Ministry of Local Government, decentralization and Rural Development: The Metropolitan Municipal and District Assemblies (MMDAs) and Births and Deaths Registry are under this Ministry and play various roles that impact justice for children.
The Ministry of Local Government, decentralization and Rural Development (MLGDRD), exists to deepen decentralized governance and improve access to services at the sub-national level through the formulation of policies, programmes, and projects and monitoring and evaluation of their implementation using professional staff and appropriate technology. These core functions constitute the work of the Ministry’s Departments and Agencies. The following are the departments and agencies in the sector;
- Department of Community Development
- Births and Deaths Registry
- Department of Parks and Gardens
- Office of the Head of Local Government Service (OHLGS)
- Institute of Local Government Studies (ILGS)
- Inter-Ministerial Coordinating Committee on Decentralization (IMCCoD)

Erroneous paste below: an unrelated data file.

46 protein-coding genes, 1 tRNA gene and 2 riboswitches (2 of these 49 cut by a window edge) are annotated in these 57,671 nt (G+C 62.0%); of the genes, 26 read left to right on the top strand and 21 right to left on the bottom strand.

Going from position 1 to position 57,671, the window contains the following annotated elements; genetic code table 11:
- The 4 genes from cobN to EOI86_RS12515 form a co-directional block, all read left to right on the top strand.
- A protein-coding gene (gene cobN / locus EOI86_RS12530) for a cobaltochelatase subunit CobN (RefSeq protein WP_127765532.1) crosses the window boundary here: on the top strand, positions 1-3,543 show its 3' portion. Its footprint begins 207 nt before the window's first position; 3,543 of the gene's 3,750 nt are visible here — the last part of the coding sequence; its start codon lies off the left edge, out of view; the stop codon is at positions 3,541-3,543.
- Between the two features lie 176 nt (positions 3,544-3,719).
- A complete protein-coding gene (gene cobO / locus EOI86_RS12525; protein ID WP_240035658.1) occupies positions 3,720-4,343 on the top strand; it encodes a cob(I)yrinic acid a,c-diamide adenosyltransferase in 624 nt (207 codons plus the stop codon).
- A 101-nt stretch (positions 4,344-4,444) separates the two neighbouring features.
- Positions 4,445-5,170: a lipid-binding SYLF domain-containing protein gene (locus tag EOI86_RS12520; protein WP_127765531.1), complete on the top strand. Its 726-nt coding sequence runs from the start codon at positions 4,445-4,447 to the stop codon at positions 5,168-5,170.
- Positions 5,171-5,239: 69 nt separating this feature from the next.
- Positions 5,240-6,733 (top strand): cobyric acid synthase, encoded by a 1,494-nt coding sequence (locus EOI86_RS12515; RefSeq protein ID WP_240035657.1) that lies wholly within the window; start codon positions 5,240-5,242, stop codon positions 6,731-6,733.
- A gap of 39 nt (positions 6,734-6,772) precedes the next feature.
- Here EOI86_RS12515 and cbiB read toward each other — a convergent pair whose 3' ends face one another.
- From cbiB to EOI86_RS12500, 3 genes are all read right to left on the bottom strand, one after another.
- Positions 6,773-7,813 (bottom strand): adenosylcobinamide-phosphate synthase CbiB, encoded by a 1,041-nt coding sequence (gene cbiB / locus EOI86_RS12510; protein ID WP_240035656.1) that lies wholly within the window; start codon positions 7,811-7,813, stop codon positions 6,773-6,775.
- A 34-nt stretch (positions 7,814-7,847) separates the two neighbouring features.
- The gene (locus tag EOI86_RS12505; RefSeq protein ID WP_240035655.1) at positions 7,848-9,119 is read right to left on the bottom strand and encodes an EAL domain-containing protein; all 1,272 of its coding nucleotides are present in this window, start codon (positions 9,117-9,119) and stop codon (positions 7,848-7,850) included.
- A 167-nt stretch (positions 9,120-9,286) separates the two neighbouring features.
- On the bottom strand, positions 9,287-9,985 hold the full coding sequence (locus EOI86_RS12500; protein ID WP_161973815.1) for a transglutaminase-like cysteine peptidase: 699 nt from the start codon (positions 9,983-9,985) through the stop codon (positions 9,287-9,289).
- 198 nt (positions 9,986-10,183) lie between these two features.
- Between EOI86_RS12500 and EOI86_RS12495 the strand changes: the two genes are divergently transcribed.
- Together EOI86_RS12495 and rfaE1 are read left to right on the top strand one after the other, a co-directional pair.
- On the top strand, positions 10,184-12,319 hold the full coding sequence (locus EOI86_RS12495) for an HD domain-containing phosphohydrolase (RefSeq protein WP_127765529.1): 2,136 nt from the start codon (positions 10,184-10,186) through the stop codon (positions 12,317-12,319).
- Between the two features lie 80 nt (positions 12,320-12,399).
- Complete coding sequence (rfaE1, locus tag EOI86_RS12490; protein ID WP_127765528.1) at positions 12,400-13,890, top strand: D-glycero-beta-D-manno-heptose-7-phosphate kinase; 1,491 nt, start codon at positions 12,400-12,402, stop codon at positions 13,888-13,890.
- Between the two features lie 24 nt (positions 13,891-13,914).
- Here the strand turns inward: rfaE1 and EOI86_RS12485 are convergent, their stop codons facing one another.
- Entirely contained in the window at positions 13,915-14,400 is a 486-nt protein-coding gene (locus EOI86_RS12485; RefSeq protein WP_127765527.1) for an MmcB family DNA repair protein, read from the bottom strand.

- Office of the Administrator of District Assemblies Common Fund (DACF)
The Ministry of Local Government, Decentralisation, and Rural Development and its Departments and Agencies belong to the Central Management Agencies category of Government Machinery, whose mandate, among others, is to ensure good governance and balanced development of Metropolitan, Municipal, District Assemblies, in line with the Civil Service Act, 1993 (PNDCL 327). The functions of the Ministry are as follows:
- Initiate and formulate policies on Local Governance, Decentralisation, Rural, and Urban Development
- Initiate and develop policies and guidelines on the acquisition and use of human and financial resources in Assemblies
- Strengthen the coordinating functions of administrative regions in Ghana; · Ensure rapid socio-economic development of newly created regions.